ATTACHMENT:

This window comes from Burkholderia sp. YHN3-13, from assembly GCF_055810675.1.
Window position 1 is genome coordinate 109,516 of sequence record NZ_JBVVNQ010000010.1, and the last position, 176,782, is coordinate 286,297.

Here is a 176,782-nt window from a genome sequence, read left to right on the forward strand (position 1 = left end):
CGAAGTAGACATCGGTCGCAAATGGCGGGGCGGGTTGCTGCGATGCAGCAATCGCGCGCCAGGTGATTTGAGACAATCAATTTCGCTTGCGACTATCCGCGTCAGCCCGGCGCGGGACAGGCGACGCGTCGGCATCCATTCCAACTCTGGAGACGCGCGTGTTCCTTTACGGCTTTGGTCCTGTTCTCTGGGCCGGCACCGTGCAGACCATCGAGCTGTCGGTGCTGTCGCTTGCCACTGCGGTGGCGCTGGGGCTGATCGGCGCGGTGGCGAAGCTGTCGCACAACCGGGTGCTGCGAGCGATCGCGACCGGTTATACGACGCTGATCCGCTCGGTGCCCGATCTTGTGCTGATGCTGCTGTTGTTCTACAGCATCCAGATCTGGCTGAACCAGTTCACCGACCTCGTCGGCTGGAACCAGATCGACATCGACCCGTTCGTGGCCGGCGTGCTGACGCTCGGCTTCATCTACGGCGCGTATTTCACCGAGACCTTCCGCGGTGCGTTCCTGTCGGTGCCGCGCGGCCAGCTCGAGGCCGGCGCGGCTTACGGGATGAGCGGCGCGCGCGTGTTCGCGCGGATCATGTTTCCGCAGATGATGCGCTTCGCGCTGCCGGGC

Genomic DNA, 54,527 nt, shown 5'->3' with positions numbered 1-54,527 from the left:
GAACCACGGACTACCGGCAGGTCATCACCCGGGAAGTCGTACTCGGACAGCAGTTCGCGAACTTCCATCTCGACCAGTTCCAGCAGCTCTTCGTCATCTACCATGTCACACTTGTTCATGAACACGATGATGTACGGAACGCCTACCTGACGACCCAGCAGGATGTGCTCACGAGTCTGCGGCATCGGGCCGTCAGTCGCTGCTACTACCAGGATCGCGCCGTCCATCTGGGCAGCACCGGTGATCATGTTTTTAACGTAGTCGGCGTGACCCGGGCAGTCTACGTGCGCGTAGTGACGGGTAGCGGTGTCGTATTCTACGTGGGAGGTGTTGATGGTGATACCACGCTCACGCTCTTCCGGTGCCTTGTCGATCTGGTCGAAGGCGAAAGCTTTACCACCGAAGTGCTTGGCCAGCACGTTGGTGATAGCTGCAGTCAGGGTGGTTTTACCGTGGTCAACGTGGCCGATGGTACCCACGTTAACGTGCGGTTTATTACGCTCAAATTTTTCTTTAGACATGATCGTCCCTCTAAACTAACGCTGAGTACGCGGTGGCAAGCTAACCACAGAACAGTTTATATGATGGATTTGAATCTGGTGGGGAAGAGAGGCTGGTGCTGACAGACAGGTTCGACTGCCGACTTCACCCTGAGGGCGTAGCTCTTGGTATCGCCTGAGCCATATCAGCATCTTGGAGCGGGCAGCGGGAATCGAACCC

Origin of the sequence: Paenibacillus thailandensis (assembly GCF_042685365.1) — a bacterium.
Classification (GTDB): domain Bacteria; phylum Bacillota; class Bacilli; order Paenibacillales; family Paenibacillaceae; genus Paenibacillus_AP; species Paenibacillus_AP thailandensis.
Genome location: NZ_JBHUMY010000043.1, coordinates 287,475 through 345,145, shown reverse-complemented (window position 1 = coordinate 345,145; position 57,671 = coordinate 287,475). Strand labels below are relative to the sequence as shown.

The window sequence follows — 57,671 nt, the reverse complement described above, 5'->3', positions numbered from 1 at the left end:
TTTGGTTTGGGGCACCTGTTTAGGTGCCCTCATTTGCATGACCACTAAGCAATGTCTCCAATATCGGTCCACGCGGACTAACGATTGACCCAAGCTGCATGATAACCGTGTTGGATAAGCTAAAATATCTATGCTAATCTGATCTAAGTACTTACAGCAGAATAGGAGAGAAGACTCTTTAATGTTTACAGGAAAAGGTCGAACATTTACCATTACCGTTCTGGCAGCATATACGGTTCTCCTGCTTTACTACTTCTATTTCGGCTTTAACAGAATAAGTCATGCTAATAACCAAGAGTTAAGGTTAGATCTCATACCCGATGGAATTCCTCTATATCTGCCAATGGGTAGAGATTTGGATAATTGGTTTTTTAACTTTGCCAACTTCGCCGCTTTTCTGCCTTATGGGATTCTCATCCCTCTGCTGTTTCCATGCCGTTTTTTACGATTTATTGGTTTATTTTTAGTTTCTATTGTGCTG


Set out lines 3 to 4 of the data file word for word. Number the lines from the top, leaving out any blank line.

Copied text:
Here is a 176,782-nt window from a genome sequence, read left to right on the forward strand (position 1 = left end):
CGAAGTAGACATCGGTCGCAAATGGCGGGGCGGGTTGCTGCGATGCAGCAATCGCGCGCCAGGTGATTTGAGACAATCAATTTCGCTTGCGACTATCCGCGTCAGCCCGGCGCGGGACAGGCGACGCGTCGGCATCCATTCCAACTCTGGAGACGCGCGTGTTCCTTTACGGCTTTGGTCCTGTTCTCTGGGCCGGCACCGTGCAGACCATCGAGCTGTCGGTGCTGTCGCTTGCCACTGCGGTGGCGCTGGGGCTGATCGGCGCGGTGGCGAAGCTGTCGCACAACCGGGTGCTGCGAGCGATCGCGACCGGTTATACGACGCTGATCCGCTCGGTGCCCGATCTTGTGCTGATGCTGCTGTTGTTCTACAGCATCCAGATCTGGCTGAACCAGTTCACCGACCTCGTCGGCTGGAACCAGATCGACATCGACCCGTTCGTGGCCGGCGTGCTGACGCTCGGCTTCATCTACGGCGCGTATTTCACCGAGACCTTCCGCGGTGCGTTCCTGTCGGTGCCGCGCGGCCAGCTCGAGGCCGGCGCGGCTTACGGGATGAGCGGCGCGCGCGTGTTCGCGCGGATCATGTTTCCGCAGATGATGCGCTTCGCGCTGCCGGGC